ale as well as his better-educated neighbours, or even as the parson
himself. Acting upon this liberal principle, publicans as yet hung forth
the painted emblems of their calling, and sign-painters, if they seldom
feasted, did not at least absolutely starve.

To a worthy of this decayed profession, as we have already intimated,
Dick Tinto became an assistant; and thus, as is not unusual among
heaven-born geniuses in this department of the fine arts, began to paint
before he had any notion of drawing.

His talent for observing nature soon induced him to rectify the errors,
and soar above the instructions, of his teacher. He particularly
shone in painting horses, that being a favourite sign in the Scottish
villages; and, in tracing his progress, it is beautiful to observe how
by degrees he learned to shorten the backs and prolong the legs of these
noble animals, until they came to look less like crocodiles, and
more like nags. Detraction, which always pursues merit with strides
proportioned to its advancement, has indeed alleged that Dick once upon
a time painted a horse with five legs, instead of four. I might have
rested his defence upon the license allowed to that branch of his
profession, which, as it permits all sorts of singular and irregular
combinations, may be allowed to extend itself so far as to bestow a limb
supernumerary on a favourite subject. But the cause of a deceased friend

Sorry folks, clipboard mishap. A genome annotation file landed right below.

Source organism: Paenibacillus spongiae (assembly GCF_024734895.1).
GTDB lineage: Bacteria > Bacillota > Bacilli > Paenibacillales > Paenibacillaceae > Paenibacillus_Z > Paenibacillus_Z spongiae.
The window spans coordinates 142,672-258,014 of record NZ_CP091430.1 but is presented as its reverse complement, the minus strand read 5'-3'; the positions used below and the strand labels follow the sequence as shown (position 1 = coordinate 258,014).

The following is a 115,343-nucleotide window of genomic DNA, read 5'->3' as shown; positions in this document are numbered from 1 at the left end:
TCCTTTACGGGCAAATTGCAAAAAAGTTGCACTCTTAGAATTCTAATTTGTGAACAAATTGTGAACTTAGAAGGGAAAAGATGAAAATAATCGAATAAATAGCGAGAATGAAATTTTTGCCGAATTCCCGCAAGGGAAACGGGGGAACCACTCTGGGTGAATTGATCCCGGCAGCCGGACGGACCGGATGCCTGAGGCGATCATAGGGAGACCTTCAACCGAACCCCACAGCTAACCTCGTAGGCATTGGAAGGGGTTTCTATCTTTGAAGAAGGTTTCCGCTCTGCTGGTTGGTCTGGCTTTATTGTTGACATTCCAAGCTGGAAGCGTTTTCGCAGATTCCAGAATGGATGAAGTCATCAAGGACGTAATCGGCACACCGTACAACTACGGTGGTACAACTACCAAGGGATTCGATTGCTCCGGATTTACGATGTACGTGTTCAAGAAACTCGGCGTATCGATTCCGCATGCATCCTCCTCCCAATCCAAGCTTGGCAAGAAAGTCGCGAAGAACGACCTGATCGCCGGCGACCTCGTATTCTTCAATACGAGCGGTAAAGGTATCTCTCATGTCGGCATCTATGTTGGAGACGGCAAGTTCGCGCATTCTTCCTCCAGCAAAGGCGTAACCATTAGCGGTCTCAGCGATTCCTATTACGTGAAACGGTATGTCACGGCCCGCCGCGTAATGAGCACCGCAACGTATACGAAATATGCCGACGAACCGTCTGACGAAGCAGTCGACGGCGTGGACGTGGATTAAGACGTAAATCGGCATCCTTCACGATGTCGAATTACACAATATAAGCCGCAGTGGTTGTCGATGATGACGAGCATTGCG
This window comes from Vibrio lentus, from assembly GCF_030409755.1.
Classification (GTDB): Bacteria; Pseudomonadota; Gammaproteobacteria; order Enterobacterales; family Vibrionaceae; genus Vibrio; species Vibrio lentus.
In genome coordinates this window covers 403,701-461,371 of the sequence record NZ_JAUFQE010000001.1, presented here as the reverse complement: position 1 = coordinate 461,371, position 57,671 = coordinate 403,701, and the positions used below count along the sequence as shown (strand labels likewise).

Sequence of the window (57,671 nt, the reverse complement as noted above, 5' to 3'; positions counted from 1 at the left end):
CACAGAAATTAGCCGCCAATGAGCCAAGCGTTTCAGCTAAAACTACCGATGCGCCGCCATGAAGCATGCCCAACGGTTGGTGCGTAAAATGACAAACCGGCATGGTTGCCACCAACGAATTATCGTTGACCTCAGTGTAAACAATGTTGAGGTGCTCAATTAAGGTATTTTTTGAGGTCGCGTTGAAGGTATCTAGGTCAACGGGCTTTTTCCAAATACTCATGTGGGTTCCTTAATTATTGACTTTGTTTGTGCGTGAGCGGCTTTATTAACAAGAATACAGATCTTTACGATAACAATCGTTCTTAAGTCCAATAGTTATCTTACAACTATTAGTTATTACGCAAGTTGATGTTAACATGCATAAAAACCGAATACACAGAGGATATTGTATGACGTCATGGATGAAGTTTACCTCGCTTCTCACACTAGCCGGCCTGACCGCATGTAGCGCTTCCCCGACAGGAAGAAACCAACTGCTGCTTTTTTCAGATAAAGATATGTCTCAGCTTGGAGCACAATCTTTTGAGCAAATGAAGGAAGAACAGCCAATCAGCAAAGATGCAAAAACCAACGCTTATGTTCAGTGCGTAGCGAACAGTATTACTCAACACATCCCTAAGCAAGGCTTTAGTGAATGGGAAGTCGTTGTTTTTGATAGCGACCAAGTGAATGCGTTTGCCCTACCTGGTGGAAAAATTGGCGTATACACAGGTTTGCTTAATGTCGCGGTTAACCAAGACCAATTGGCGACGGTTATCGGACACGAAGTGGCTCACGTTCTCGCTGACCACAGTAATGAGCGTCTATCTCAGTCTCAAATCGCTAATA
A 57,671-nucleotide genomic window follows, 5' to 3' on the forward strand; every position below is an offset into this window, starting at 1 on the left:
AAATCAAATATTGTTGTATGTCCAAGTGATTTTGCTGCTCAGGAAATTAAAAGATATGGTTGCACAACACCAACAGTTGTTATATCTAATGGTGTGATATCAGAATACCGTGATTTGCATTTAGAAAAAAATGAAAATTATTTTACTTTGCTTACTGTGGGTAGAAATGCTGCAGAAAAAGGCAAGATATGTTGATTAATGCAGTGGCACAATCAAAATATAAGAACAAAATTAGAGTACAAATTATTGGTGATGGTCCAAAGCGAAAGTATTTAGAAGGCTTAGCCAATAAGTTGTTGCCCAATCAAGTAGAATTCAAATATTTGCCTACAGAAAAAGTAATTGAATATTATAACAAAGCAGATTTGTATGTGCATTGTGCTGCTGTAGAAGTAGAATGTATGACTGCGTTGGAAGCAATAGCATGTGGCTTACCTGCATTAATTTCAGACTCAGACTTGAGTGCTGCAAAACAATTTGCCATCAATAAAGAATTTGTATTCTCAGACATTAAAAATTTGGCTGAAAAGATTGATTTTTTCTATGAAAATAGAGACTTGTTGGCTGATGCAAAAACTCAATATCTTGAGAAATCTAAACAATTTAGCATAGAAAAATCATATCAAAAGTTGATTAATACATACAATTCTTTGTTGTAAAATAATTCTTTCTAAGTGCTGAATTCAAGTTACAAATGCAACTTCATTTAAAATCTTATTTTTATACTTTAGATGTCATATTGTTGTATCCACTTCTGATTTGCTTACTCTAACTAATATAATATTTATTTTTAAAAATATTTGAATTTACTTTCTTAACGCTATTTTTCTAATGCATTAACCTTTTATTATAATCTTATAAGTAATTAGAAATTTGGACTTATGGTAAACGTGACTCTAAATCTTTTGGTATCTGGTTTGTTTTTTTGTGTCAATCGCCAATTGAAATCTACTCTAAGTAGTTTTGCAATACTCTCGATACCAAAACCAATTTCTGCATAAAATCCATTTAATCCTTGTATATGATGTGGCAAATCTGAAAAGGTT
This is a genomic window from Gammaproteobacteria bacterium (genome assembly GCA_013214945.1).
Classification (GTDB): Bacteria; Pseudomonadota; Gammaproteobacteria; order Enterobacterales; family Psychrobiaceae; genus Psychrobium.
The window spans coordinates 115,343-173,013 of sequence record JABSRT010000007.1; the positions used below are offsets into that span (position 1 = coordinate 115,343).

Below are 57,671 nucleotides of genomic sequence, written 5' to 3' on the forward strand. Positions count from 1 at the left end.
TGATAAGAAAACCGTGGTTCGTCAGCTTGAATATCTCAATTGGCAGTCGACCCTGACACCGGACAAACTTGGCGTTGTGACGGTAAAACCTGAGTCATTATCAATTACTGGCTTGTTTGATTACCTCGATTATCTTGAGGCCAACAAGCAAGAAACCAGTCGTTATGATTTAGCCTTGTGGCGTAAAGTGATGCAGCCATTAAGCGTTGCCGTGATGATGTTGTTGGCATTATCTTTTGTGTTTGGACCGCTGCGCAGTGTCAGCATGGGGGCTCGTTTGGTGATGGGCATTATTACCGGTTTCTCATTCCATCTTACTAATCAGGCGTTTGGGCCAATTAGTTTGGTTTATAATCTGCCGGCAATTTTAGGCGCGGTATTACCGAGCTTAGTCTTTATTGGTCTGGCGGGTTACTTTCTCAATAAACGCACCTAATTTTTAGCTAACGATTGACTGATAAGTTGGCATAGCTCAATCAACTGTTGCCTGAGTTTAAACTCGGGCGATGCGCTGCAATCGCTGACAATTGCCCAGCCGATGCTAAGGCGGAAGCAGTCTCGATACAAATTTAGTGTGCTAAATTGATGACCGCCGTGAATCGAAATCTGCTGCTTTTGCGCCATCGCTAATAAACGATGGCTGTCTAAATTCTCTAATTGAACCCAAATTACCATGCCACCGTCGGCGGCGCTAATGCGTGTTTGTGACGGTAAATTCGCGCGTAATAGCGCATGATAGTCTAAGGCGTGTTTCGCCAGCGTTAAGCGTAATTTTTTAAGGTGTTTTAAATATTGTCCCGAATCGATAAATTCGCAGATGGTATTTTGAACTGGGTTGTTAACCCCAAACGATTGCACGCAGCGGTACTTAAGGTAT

is sacred; and I disdain to bottom it so superficially. I have visited
the sign in question, which yet swings exalted in the village of
Langdirdum; and I am ready to depone upon the oath that what has been
idly mistaken or misrepresented as being the fifth leg of the horse, is,
in fact, the tail of that quadruped, and, considered with reference to
the posture in which he is delineated, forms a circumstance introduced
and managed with great and successful, though daring, art. The nag
being represented in a rampant or rearing posture, the tail, which is
prolonged till it touches the ground, appears to form a point d'appui,
and gives the firmness of a tripod to the figure, without which it would
be difficult to conceive, placed as the feet are, how the courser could
maintain his ground without tumbling backwards. This bold conception has
fortunately fallen into the custody of one by whom it is duly valued;
for, when Dick, in his more advanced state of proficiency, became
dubious of the propriety of so daring a deviation to execute a picture
of the publican himself in exchange for this juvenile production,
the courteous offer was declined by his judicious employer, who
had observed, it seems, that when his ale failed to do its duty in
conciliating his guests, one glance at his sign was sure to put them in
good humour.

It would be foreign to my present purpose to trace the steps by which
Dick Tinto improved his touch, and corrected, by the rules of art, the
luxuriance of a fervid imagination. The scales fell from his eyes on
viewing the sketches of a contemporary, the Scottish Teniers, as
Wilkie has been deservedly styled. He threw down the brush took up
the crayons, and, amid hunger and toil, and suspense and uncertainty,